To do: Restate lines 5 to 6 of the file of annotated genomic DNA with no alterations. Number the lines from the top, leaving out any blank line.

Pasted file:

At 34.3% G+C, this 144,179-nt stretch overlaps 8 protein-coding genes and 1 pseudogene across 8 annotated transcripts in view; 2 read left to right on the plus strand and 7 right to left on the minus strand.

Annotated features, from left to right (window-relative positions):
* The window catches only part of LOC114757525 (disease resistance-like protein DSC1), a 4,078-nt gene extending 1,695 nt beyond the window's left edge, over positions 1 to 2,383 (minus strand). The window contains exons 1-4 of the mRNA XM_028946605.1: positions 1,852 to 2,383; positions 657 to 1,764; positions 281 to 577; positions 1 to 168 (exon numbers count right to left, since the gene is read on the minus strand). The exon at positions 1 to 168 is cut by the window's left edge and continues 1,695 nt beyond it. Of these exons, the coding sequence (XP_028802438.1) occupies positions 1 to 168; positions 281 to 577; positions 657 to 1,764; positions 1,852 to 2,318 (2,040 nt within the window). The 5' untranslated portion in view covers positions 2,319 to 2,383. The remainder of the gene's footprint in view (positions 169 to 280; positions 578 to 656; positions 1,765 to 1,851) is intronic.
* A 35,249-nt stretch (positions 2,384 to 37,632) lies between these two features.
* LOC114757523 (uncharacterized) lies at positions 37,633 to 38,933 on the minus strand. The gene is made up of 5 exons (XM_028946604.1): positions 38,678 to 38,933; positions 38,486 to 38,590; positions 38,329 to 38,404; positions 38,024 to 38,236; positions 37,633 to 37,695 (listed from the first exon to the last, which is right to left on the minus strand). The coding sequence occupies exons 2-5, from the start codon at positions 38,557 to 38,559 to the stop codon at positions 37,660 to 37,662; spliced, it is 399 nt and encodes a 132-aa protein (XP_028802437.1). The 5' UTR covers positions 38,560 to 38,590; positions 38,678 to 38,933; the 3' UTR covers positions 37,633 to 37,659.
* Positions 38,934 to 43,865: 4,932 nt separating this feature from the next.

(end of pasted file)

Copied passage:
* LOC114757523 (uncharacterized) lies at positions 37,633 to 38,933 on the minus strand. The gene is made up of 5 exons (XM_028946604.1): positions 38,678 to 38,933; positions 38,486 to 38,590; positions 38,329 to 38,404; positions 38,024 to 38,236; positions 37,633 to 37,695 (listed from the first exon to the last, which is right to left on the minus strand). The coding sequence occupies exons 2-5, from the start codon at positions 38,557 to 38,559 to the stop codon at positions 37,660 to 37,662; spliced, it is 399 nt and encodes a 132-aa protein (XP_028802437.1). The 5' UTR covers positions 38,560 to 38,590; positions 38,678 to 38,933; the 3' UTR covers positions 37,633 to 37,659.
* Positions 38,934 to 43,865: 4,932 nt separating this feature from the next.